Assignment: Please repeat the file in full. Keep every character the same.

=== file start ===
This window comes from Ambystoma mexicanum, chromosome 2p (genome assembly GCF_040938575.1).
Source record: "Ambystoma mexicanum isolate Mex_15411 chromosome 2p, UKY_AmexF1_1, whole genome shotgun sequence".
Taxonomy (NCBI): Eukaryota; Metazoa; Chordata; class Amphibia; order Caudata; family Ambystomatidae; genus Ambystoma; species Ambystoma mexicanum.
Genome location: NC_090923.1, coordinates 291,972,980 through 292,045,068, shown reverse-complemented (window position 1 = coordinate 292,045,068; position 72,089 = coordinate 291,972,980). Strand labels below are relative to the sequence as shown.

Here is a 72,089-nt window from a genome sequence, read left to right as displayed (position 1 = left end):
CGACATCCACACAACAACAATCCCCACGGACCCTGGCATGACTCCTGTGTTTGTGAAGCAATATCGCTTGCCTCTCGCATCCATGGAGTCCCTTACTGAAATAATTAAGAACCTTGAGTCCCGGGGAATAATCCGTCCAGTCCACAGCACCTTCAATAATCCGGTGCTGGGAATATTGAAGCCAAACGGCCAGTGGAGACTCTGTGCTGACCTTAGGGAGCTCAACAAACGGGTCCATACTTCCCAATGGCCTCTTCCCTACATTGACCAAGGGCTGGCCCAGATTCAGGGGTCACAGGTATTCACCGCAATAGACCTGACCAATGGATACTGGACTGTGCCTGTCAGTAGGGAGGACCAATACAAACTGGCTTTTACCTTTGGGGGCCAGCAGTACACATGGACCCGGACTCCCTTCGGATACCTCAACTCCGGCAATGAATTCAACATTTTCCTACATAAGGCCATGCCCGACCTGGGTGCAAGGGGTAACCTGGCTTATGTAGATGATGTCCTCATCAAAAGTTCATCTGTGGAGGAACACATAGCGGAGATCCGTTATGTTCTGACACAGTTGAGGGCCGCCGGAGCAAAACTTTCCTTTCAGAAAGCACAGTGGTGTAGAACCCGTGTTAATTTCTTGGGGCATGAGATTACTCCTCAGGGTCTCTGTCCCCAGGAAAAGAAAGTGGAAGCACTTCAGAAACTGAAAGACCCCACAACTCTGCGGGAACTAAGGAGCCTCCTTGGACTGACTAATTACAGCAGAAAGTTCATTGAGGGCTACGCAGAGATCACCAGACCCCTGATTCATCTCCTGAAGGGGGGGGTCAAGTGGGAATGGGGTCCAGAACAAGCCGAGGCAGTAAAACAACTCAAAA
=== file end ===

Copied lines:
This window comes from Ambystoma mexicanum, chromosome 2p (genome assembly GCF_040938575.1).
Source record: "Ambystoma mexicanum isolate Mex_15411 chromosome 2p, UKY_AmexF1_1, whole genome shotgun sequence".
Taxonomy (NCBI): Eukaryota; Metazoa; Chordata; class Amphibia; order Caudata; family Ambystomatidae; genus Ambystoma; species Ambystoma mexicanum.
Genome location: NC_090923.1, coordinates 291,972,980 through 292,045,068, shown reverse-complemented (window position 1 = coordinate 292,045,068; position 72,089 = coordinate 291,972,980). Strand labels below are relative to the sequence as shown.

Here is a 72,089-nt window from a genome sequence, read left to right as displayed (position 1 = left end):
CGACATCCACACAACAACAATCCCCACGGACCCTGGCATGACTCCTGTGTTTGTGAAGCAATATCGCTTGCCTCTCGCATCCATGGAGTCCCTTACTGAAATAATTAAGAACCTTGAGTCCCGGGGAATAATCCGTCCAGTCCACAGCACCTTCAATAATCCGGTGCTGGGAATATTGAAGCCAAACGGCCAGTGGAGACTCTGTGCTGACCTTAGGGAGCTCAACAAACGGGTCCATACTTCCCAATGGCCTCTTCCCTACATTGACCAAGGGCTGGCCCAGATTCAGGGGTCACAGGTATTCACCGCAATAGACCTGACCAATGGATACTGGACTGTGCCTGTCAGTAGGGAGGACCAATACAAACTGGCTTTTACCTTTGGGGGCCAGCAGTACACATGGACCCGGACTCCCTTCGGATACCTCAACTCCGGCAATGAATTCAACATTTTCCTACATAAGGCCATGCCCGACCTGGGTGCAAGGGGTAACCTGGCTTATGTAGATGATGTCCTCATCAAAAGTTCATCTGTGGAGGAACACATAGCGGAGATCCGTTATGTTCTGACACAGTTGAGGGCCGCCGGAGCAAAACTTTCCTTTCAGAAAGCACAGTGGTGTAGAACCCGTGTTAATTTCTTGGGGCATGAGATTACTCCTCAGGGTCTCTGTCCCCAGGAAAAGAAAGTGGAAGCACTTCAGAAACTGAAAGACCCCACAACTCTGCGGGAACTAAGGAGCCTCCTTGGACTGACTAATTACAGCAGAAAGTTCATTGAGGGCTACGCAGAGATCACCAGACCCCTGATTCATCTCCTGAAGGGGGGGGTCAAGTGGGAATGGGGTCCAGAACAAGCCGAGGCAGTAAAACAACTCAAAA